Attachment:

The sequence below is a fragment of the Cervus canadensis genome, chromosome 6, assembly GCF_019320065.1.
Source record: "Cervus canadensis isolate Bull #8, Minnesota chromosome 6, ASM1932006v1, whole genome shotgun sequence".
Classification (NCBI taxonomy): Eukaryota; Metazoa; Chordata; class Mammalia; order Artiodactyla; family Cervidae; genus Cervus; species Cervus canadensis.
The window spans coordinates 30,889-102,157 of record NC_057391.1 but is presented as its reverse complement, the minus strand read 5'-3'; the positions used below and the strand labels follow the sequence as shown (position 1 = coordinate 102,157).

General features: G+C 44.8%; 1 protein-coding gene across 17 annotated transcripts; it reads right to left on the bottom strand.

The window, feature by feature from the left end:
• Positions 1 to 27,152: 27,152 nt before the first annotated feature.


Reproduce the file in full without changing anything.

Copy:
The sequence below is a fragment of the Cervus canadensis genome, chromosome 6, assembly GCF_019320065.1.
Source record: "Cervus canadensis isolate Bull #8, Minnesota chromosome 6, ASM1932006v1, whole genome shotgun sequence".
Classification (NCBI taxonomy): Eukaryota; Metazoa; Chordata; class Mammalia; order Artiodactyla; family Cervidae; genus Cervus; species Cervus canadensis.
The window spans coordinates 30,889-102,157 of record NC_057391.1 but is presented as its reverse complement, the minus strand read 5'-3'; the positions used below and the strand labels follow the sequence as shown (position 1 = coordinate 102,157).

General features: G+C 44.8%; 1 protein-coding gene across 17 annotated transcripts; it reads right to left on the bottom strand.

The window, feature by feature from the left end:
• Positions 1 to 27,152: 27,152 nt before the first annotated feature.